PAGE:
Pegcetacoplan versus eculizumab in patients with paroxysmal nocturnal haemoglobinuria (PEGASUS): 48-week follow-up of a randomised, open-label, phase 3, active-comparator, controlled trial

Régis Peffault de Latour, Jeff Szer, Ilene C. Weitz, Alexander Röth, Britta Höchsmann, Jens Panse, Kensuke Usuki, Morag Griffin, Jean Jacques Kiladjian, Carlos M. de Castro, Hisakazu Nishimori, Temitayo Ajayi, Mohammed Al-Adhami, Pascal Deschatelets, Cedric Francois, Federico Grossi, Antonio M. Risitano, Peter Hillmen

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19 Citations (Scopus)


Background: In the PEGASUS trial, the complement C3 inhibitor, pegcetacoplan, showed superiority to eculizumab in improving haematological outcomes in adult patients with paroxysmal nocturnal haemoglobinuria and suboptimal response to eculizumab at 16 weeks. The aim of the open-label period was to evaluate the long-term efficacy and safety of pegcetacoplan through to 48 weeks. Methods: PEGASUS was a phase 3, randomised, open-label, active-comparator controlled trial conducted in 44 centres in Australia, Belgium, Canada, France, Germany, Japan, Russia, South Korea, Spain, the UK, and the USA. Eligible participants were aged 18 years or older, had paroxysmal nocturnal haemoglobinuria, and had a haemoglobin concentration of less than 10·50 g/dL after 3 months or longer of stable eculizumab treatment. After a 4-week run-in with eculizumab plus pegcetacoplan, patients were randomly assigned (1:1) by interactive response technology to pegcetacoplan (1080 mg subcutaneously twice weekly) or eculizumab (according to their regimen at enrolment) for 16 weeks and could continue to the open-label period (32 weeks of pegcetacoplan monotherapy [pegcetacoplan-to-pegcetacoplan] or 28 weeks of pegcetacoplan monotherapy [eculizumab-to-pegcetacoplan]). Randomisation was stratified by platelet count and number of previous blood transfusions. The primary endpoint was change from baseline in haemoglobin at week 16, which has previously been reported. The outcomes of the open-label period (week 16 to week 48) are reported here. At 48 weeks, efficacy (including mean haemoglobin concentration and quality of life measured on the Functional Assessment of Chronic Illness Therapy [FACIT]-Fatigue scale) was assessed in the intention-to-treat population and safety was assessed per protocol. This trial was registered with, NCT03500549, and has been completed. Findings: Between June 14, 2018, and Nov 14, 2019, 80 patients were randomly assigned to receive treatment with pegcetacoplan (41 patients) or eculizumab (39 patients). Most participants were women (49 [61%]) and 31 (39%) were men; 12 (15%) were Asian, two (3%) were Black, 49 (61%) were White, and 17 (21%) were another race or did not report their race. The open-label period had 77 participants (38 pegcetacoplan-to-pegcetacoplan, 39 eculizumab-to-pegcetacoplan). Patients in the pegcetacoplan-to-pegcetacoplan group maintained high mean haemoglobin concentrations between 16 weeks (11·54 g/dL [SD 1·96]) and 48 weeks (11·30 g/dL [1·77]; p=0·14). Patients in the eculizumab-to-pegcetacoplan group had significantly greater mean haemoglobin concentrations at 48 weeks (11·57 g/dL [2·21]) versus 16 weeks (8·58 g/dL [0·96]; p<0·0001). Clinically meaningful improvements in FACIT-Fatigue scores were observed at 48 weeks, with a mean change from baseline for all patients receiving pegcetacoplan monotherapy of 9·89 points (SD 9·63), for patients in the pegcetacoplan-to-pegcetacoplan group mean 10·14 points (9·06), and for patients in the eculizumab-to-pegcetacoplan group mean 9·62 points (10·34). During the entire study period, 13 (16%) of 80 patients discontinued treatment (three [7%] of 41 through to week 16 due to breakthrough haemolysis, and ten [13%] of 77 due to severe treatment-emergent adverse events) and 18 patients (eight pegcetacoplan-to-pegcetacoplan, ten eculizumab-to-pegcetacoplan) had at least one serious treatment-emergent adverse event during the open-label period, four were considered to be related to pegcetacoplan treatment. The most common treatment-emergent adverse events (in ≥10% patients) among both pegcetacoplan-treated groups during the open-label period were injection site reactions (in 20 [26%] of 77 patients), haemolysis (15 [19%]), nasopharyngitis (12 [16%]), and diarrhoea (ten [13%]). No treatment-related deaths occurred throughout the duration of the study. Interpretation: The durability of improved haematological outcomes and favourable safety profile over 48 weeks of treatment suggests that pegcetacoplan has the potential to improve treatment benefit and alter treatment goals in patients with paroxysmal nocturnal haemoglobinuria. Funding: Apellis Pharmaceuticals.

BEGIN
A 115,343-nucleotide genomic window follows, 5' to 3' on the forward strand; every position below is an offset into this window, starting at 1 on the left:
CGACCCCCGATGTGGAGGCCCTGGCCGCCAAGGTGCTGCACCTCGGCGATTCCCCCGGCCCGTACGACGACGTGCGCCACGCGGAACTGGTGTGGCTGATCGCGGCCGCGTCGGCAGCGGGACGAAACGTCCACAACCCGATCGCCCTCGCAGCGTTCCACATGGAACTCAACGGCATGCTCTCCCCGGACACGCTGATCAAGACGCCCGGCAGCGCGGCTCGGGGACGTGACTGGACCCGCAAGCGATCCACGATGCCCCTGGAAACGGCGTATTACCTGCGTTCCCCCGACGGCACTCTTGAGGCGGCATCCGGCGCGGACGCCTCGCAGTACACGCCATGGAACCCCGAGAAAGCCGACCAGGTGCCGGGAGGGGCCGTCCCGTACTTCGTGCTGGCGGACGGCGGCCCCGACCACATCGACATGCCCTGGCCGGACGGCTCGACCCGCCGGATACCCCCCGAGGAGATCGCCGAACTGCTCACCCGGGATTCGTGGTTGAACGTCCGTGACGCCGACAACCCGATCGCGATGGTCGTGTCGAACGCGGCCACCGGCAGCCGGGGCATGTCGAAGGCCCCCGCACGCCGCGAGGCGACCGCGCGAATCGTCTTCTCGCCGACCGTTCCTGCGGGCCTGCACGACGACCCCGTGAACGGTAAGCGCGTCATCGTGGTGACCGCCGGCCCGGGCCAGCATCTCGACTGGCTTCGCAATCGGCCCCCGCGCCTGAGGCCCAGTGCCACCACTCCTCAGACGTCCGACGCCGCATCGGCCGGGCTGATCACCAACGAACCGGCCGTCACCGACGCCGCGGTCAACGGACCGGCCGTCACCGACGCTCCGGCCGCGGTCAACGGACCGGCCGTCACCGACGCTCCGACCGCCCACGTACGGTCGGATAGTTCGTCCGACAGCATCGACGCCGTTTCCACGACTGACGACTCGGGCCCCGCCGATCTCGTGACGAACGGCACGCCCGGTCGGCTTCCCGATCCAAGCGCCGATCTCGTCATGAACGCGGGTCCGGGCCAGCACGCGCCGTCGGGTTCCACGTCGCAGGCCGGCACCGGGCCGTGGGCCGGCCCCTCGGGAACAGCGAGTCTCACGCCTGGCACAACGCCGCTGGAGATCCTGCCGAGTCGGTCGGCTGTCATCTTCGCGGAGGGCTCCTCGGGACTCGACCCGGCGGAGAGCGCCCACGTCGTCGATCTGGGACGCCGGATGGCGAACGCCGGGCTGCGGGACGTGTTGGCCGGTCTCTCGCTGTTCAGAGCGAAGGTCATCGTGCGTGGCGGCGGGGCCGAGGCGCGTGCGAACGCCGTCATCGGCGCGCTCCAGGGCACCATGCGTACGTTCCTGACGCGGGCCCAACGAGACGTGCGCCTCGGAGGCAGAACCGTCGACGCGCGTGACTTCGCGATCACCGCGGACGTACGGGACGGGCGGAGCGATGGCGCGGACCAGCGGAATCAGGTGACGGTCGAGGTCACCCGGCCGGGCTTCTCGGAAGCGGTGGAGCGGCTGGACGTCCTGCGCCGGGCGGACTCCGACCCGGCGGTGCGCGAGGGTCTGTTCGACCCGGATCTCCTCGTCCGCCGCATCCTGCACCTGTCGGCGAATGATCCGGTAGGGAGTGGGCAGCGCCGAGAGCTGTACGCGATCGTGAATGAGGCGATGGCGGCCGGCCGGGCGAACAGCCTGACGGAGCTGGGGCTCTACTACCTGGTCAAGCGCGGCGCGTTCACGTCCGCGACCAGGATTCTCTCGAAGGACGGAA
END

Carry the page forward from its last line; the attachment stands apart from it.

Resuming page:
Original languageEnglish
Pages (from-to)e648-e659
JournalThe Lancet Haematology
Issue number9
Publication statusPublished - Sept 2022

ASJC Scopus subject areas

  • Hematology


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